Astronomy and Astrophysics, volume 509, A46-46 (2010/1-1)
The stellar correlation function from SDSS. A statistical search for wide binary stars.
LONGHITANO M. and BINGGELI B.
Abstract (from CDS):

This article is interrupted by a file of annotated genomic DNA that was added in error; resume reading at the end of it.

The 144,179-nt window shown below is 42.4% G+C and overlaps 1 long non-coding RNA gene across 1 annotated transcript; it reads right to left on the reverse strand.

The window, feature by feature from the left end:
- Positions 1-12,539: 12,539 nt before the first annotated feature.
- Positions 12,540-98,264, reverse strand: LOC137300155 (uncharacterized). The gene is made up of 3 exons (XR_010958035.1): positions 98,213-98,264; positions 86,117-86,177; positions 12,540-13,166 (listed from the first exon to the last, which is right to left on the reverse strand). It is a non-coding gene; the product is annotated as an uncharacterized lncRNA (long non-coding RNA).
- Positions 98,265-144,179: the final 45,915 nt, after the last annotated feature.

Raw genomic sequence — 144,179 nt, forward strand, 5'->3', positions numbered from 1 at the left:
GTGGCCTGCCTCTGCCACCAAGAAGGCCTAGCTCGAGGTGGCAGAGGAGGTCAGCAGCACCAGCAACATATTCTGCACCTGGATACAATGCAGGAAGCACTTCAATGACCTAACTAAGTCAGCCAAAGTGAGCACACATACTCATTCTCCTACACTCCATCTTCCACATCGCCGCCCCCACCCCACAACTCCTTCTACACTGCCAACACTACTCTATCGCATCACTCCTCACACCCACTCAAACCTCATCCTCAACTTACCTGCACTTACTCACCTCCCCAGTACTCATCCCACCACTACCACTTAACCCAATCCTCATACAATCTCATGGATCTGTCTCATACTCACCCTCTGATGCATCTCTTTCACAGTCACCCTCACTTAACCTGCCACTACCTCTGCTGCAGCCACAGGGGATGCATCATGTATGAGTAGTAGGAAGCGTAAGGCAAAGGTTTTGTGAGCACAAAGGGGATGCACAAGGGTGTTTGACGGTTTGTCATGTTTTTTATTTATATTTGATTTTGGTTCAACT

We study the statistical properties of the wide binary population in the Galaxy field with projected separations larger than 200AU by constructing the stellar angular two-point correlation function (2PCF) from a homogeneous sample of nearly 670000 main sequence stars. The selected stars lie within a rectangular region around the Northern Galactic Pole and have apparent r-band magnitudes between 15 and 20.5mag and spectral classes later than G5 (g-r>0.5mag). The data were taken from the Sixth Data Release of the Sloan Digital Sky Survey. We model the 2PCF by means of the Wasserman-Weinberg technique including several assumptions on the distribution of the binaries' orbital parameters, luminosity function, and density distribution in the Galaxy. In particular, we assume that the semi-major axis distribution is described by a single powerlaw. The free model parameters - the local wide binary number density nWB and the power-law index λ of the semi-major axis distribution - are inferred simultaneously by least-square fitting. We find the separation distribution to follow Oepik's law (λ=1) up to the Galactic tidal limit, without any break and a local density of 5 wide binaries per 1000pc3 with both components having spectral type later than G5. This implies that about 10% of all stars in the solar neighbourhood are members of such a late-type wide binary system. With a relative statistical (2σ) error of about 10%, our findings are in general agreement with previous studies of wide binaries. The data suggest that about 800 very wide pairs with projected separations larger than 0.1pc exist in our sample, whereas none are found beyond 0.8pc. Modern large-scale surveys make the 2PCF method a viable tool for studying wide binary stars and a true complement to common proper motion studies. The method is, however, seriously limited by the noise from optical pairs and the (over)simplifying assumptions made to model the selection effects and to interpret the measured clustering signal.